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The Soldiers' Service Club


This article appeared in the City of Dayton Annual Report for 1942, pages 14-17


The Soldiers’ Service Club

by Mrs. W. B. Mansur


      Following the bombing of Pearl Harbor on December 7, at a meeting  which included the City of Dayton’s Recreational Director and several heads of the Dayton Defense Council, it was decided that there should be a recreation center for enlisted men. It was agreed that this would be a work of particular interest to women, and a task they alone could successfully accomplish. The present Chairman was then appointed and the following day called a meeting of the officers of women’s civic groups, others with sons in military service, and others from various sections of the city. To this representative group of ladies was unfolded the plan and purpose of the meeting and they agreed to undertake the work of establishing and financing such a worth while program.

     On December 19, 1941, the Soldiers’ Service Club opened in Christ Church Parish House with a Christmas party. Every soldier who came to the party was given a present from donations made by interested citizens. For the first few months the Club’s attendance averaged about two hundred men, and soon the Parish House was overtaxed to handle the steadily increasing attendance. Then came April 6, Army Day, when the Soldiers’ Service Club moved into its present and more adequate quarters. The City Commission had seen the need for enlarged facilities and with funds derived from the drive for scrap materials, that portion of the Municipal Building formerly uses as a gymnasium was made ready for “Open House Night.” Every patriotic organization in Montgomery County was represented and each soldier there was given an American flag in commemoration of the occasion. The Mayor of Dayton made the welcoming address on behalf of the City; the Attorney-General of the State of Ohio gave the principal address. Congratulatory letters and telegrams were received from all of Ohio’s Congressmen, and from the Governor of the State of Ohio. The Commandant of Patterson Field was represented and opening night saw the large and commodious rooms filled to capacity.

     The service of hospitality afforded here was extended to 13,229 [p. 14] [Photo: A BROADCAST FROM THE SOLDIERS’ SERVICE CLUB] [Photo: A CORNER IN THE SOLDIERS’ SERVICE CLUB] [p. 15] members of our Armed Forces in October of this year, a short ten months from the time this noble band of women first sensed the need and importance of this particular type of war effort. They have provided a home for these men, a place to go any day or evening, a place of cordial hospitality, much appreciated as evidenced by the many, many letters received from young men who have been our guests, men now in foreign service. One boy wrote, “When I was in Dayton I felt just as though I were in my own home and Mom would wonder where I was if I didn’t show up at meal time.” Many more have said that when the war is won they would make Dayton their home. Yes, Dayton will live in the memories of these men as a city of hospitable, generous people. Later on, in the business lives of these men, fond memories and good wishes are bound to react favorably to the City of Dayton and all products which carry the mark “Made in Dayton, Ohio.”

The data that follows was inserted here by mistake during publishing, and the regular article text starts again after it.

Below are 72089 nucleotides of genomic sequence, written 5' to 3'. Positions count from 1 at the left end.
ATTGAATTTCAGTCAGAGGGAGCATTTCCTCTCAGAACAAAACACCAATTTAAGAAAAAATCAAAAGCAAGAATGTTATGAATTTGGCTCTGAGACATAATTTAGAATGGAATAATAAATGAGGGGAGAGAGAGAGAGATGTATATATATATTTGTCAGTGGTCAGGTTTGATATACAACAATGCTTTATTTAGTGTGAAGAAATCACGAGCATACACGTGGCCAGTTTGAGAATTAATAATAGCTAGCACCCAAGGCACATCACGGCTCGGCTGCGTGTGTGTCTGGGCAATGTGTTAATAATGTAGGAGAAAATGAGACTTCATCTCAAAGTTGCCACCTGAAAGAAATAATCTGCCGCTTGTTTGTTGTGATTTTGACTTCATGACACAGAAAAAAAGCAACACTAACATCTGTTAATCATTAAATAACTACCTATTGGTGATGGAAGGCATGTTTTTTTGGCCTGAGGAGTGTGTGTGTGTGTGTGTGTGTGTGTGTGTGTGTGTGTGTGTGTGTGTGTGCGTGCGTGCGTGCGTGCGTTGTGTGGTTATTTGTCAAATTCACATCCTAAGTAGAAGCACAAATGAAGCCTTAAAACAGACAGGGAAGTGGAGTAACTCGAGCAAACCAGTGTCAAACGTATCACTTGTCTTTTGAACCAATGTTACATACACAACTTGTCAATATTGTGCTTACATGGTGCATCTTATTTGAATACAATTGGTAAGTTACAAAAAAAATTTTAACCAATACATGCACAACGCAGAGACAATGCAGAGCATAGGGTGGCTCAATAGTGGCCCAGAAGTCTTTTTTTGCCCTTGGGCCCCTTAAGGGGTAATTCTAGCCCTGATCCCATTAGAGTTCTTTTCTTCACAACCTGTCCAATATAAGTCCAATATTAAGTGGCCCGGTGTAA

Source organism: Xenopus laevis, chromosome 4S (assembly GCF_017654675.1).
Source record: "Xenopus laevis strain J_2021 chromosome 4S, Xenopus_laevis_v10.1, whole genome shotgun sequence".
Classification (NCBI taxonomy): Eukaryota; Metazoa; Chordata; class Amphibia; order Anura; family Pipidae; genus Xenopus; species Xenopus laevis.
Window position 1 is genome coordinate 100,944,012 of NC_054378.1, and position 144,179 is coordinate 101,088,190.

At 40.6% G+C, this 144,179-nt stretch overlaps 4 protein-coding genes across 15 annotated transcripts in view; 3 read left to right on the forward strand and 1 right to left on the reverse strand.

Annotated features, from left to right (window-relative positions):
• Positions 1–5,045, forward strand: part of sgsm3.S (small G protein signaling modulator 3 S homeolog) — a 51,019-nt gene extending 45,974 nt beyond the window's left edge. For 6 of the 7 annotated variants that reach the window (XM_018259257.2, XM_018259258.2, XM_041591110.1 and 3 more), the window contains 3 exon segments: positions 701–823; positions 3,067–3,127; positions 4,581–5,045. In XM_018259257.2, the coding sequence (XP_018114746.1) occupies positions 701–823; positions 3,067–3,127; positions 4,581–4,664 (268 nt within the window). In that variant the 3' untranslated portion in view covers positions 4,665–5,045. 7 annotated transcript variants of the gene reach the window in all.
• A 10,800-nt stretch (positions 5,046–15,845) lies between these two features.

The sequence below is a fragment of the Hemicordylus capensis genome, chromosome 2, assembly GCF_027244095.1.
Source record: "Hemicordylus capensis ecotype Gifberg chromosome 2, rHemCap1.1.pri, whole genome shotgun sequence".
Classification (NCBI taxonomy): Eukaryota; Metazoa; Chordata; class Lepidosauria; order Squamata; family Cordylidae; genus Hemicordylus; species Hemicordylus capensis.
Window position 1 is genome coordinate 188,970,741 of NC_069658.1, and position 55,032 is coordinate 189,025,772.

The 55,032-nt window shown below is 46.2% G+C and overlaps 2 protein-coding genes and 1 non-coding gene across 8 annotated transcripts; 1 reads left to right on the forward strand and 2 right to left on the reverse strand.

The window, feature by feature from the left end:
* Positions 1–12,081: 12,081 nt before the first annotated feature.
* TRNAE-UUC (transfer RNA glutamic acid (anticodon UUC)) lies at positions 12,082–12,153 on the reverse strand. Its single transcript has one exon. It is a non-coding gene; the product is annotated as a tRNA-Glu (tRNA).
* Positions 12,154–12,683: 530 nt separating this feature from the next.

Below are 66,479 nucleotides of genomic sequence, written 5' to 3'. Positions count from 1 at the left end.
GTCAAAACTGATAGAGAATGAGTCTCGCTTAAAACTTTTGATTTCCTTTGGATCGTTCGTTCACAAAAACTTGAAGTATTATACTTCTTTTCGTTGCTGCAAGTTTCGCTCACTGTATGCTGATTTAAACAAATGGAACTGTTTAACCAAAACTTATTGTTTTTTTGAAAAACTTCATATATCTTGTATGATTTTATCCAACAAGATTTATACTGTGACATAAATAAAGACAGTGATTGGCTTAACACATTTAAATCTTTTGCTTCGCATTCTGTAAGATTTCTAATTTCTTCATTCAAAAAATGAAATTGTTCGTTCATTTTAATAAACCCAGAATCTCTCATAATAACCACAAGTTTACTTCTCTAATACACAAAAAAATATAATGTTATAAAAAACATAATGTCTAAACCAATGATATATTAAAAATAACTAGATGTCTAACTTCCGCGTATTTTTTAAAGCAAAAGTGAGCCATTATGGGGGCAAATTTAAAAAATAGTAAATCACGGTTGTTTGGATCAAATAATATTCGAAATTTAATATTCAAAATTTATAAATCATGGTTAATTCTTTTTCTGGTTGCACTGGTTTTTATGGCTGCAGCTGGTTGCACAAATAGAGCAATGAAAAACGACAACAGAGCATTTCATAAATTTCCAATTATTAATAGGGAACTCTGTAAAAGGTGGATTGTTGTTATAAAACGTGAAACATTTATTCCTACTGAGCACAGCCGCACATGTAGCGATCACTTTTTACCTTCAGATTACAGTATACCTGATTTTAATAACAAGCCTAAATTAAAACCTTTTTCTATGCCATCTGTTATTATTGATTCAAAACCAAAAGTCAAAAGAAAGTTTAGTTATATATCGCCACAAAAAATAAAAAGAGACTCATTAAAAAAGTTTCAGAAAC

Senior and Junior Hostesses have given over 25,000 hours of their time throughout the year, both day and night. Sandwiches and hot liquids are served each day a noon; a light supper is served daily between the hours of five and seven o’clock every evening; and on Sundays a full course dinner is served in the evening, as may be provided by various Clubs and other organizations who wish to be of service to the men in uniform. All food is free and only soft drinks served from commercial dispensers are paid for by the men in uniform. Dancing is provided with music furnished by visiting bands and local talent. There are rest rooms, lounges, showers, laundry, a game room and counselor room where spiritual guidance may be had by anyone from a minister of his choice. Voice recordings are also made on special occasions. Any soldier may make a recording for mailing to his mother, wife, or sweetheart.

     The welfare and wishes of the soldier are considered of first importance in all the activities of the Club. No activity is ever forced upon them. Any person wishing to ask soldiers for Sunday meals is urged to stop at the Club and take his guests to and from there. An information desk with competent persons in charge is always available. They will assist others in planning for special occasions such as holiday parties, birthdays, and other special affairs.

     As a tribute to the good citizens of Dayton and vicinity, it should be know that the management of the Soldiers’ Service Club has never asked for money, equipment, [p. 16] or personal service for the soldiers without an immediate and generous response. This unanimous community spirit of all working together for the good of the cause is reflected in the very atmosphere of the Club. Neither can we overlook the magnificent work of that volunteer group of women who serve as a committee in the administration of the Club. Their work has been arduous and responsible, with no recompense other than the thought that they may have made the way easier for the soldier passing our way, and in so doing have helped him to be of greater service to his Country. [Photo: Sewn banner with military insignia, a large “V”, “76” and “city of Dayton Employees in Service” lettering] [p. 17]